Referring to the Nzela table, he said, âIf you want to be alone and sit alone at this big table, that’s fine. If you want to use it as a drawing board, that’s fine. You can also play table tennis on it. It has the right dimensions.
He recently released an artistic version of the table in the vibrant color block patterns of Dutch abstract painter Piet Mondrian, one of the many artists and designers who he says inspired him in his work. Since the start of the coronavirus pandemic, he has been designing an ornate Jugend-style building at his home in the Ullanlinna district of Helsinki. (Jugend is a term for a variation of Art Nouveau.)
The elegantly decorated apartment houses a collection of contemporary art, photography and design that Mr. Kayiwa has assembled over the years, including a set of chairs designed by Eliel Saarinen, the Finno-American architect of the new art. The architect defended the principles of design, Mr. Kayiwa realizes in his own work: that everyday objects can be modern, decorative and functional.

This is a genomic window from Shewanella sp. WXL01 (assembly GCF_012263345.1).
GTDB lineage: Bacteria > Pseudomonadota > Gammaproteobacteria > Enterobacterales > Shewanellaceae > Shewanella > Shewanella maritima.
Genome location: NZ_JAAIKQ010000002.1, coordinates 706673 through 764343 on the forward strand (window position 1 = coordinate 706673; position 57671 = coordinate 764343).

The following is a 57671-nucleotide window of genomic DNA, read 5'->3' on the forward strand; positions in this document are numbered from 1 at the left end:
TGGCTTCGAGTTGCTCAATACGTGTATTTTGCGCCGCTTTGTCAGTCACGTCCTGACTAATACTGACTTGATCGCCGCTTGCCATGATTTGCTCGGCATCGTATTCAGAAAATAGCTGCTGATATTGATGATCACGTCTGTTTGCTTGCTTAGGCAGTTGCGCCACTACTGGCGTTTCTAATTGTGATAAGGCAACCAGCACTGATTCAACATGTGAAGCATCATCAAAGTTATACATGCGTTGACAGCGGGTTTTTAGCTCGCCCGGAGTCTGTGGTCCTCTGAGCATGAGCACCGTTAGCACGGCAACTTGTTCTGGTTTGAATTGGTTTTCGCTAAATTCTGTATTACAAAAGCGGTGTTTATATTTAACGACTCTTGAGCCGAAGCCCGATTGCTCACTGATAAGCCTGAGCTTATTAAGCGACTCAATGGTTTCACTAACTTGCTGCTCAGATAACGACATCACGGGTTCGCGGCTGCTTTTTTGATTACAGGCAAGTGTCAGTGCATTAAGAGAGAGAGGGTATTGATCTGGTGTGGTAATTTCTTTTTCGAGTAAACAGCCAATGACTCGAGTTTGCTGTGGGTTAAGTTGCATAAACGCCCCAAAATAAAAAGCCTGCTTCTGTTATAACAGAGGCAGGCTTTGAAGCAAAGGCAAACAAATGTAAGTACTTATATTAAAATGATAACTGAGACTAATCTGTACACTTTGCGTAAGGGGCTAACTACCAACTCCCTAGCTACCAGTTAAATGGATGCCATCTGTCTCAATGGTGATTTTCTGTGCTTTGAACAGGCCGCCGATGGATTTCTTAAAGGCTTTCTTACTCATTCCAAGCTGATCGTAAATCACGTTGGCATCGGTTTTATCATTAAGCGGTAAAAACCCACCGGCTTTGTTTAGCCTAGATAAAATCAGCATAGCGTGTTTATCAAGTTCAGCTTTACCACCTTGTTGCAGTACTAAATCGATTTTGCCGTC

âThe motivation is always that they have to look good, even if they’re not being used. They should be like sculptures, âMr. Kayiwa said of his designs, pointing to one of his pieces, a large pyramid-shaped candelabra cast in white porcelain and gold. Named Faith, its shape is inspired by the Egyptian pyramids, he said.
âIf I took out the candles it wouldn’t be an eyesore,â he said of the piece, which contains 21 candles. âIt would still be a form of sculpture. You don’t need to put it away when guests are around and it’s not in use.
Riku Riippa, a sculptor based in the Finnish town of Kokkola, owns a Faith candelabra. He said his family hadn’t used it yet but appreciated his presence in the house and couldn’t wait to fill it with lighted candles on a winter evening.
âIn my opinion, Lincoln has a brilliant sense of form,â Mr. Riippa wrote in an email. “Most of her artwork has a nice organic feeling. For example, Faith maybe reminds me of some kind of volcanic structure, like something that termites or ants might build.”